• The blind pool. The second most common type of syndication is the blind pool. In a blind pool, the sponsor presents a business plan to investors, explaining how she will acquire and operate properties. The sponsor does not identify the specific properties. Investors make their investment decision primarily on the business plan and track record of the sponsor. In order to run a blind pool, a sponsor must have a strong background and proof of performance, otherwise, she will struggle to raise capital.


Where to Find

The best way to find real estate syndication opportunities is to get out there and start connecting and talking to people in the real estate syndication space (small in-crowd) or Google online for investing opportunities you will quickly find many offerings of syndications, it's a network game. Pick-up golf ⛳.

We will repeat over and over again: "We Only Present Options For Educational Purposes Only. We Do Not Promote Nor Advise Investing On Any Specific Platform”. Please do your own due diligence before investing in any endeavor on any platform and never ever invest what you cannot afford to lose. With all that said here are some starting points to browse around:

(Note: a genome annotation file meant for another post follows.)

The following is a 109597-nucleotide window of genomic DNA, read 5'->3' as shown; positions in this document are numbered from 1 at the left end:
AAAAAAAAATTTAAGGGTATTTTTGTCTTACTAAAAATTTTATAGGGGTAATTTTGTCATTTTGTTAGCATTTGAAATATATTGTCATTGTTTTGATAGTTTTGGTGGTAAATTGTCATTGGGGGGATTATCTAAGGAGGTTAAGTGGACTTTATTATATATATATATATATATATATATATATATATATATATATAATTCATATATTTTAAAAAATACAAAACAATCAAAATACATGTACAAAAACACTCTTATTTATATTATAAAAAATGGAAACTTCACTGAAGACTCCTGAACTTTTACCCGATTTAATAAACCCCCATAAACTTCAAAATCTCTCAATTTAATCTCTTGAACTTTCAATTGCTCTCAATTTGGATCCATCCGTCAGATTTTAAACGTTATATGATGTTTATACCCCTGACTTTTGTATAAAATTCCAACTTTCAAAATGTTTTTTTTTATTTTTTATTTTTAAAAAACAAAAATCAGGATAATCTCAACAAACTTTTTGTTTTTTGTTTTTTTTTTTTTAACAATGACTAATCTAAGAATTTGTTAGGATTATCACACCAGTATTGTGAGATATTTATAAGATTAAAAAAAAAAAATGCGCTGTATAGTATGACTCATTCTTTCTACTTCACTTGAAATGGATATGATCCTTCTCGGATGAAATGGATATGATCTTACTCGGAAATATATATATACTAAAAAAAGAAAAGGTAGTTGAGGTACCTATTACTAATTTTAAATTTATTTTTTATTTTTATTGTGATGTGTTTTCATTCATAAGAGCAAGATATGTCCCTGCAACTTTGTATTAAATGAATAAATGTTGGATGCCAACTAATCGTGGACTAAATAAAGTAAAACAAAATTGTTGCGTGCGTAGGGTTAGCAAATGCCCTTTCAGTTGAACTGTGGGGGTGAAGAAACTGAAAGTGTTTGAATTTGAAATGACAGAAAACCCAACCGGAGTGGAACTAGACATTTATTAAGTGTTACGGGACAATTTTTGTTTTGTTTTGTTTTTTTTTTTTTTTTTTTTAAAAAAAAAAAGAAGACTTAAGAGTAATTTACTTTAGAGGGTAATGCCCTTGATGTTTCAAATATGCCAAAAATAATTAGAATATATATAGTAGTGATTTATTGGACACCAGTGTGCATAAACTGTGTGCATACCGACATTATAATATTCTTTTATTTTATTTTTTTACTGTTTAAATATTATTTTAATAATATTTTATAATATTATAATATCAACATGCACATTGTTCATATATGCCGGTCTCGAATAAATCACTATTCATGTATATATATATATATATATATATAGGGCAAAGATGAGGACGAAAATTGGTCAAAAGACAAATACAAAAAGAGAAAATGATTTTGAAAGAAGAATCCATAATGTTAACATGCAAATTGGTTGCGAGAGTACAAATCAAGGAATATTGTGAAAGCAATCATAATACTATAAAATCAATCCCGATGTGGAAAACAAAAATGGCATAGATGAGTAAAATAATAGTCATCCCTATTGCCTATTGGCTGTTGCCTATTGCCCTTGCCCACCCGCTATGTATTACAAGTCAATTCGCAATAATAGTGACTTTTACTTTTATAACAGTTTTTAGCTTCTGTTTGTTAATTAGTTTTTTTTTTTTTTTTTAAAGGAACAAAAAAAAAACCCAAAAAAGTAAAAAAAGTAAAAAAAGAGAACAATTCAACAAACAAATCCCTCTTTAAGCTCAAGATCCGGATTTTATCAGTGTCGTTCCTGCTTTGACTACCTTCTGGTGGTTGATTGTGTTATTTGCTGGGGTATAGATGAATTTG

USA:

EUR:

This Post’s Crucial Crux:




REITs


A REIT (pronounce read <riet>), or Real Estate Investment Trust, is a company that owns, operates, or finances income-producing real estate. Modeled after mutual funds, REITs historically have provided investors of all types regular income streams, diversification, and long-term capital appreciation by investing in large-scale, income-producing real estate like office buildings, shopping malls, apartments, hotels, resorts, self-storage facilities, warehouses, cell towers, and mortgages or loans.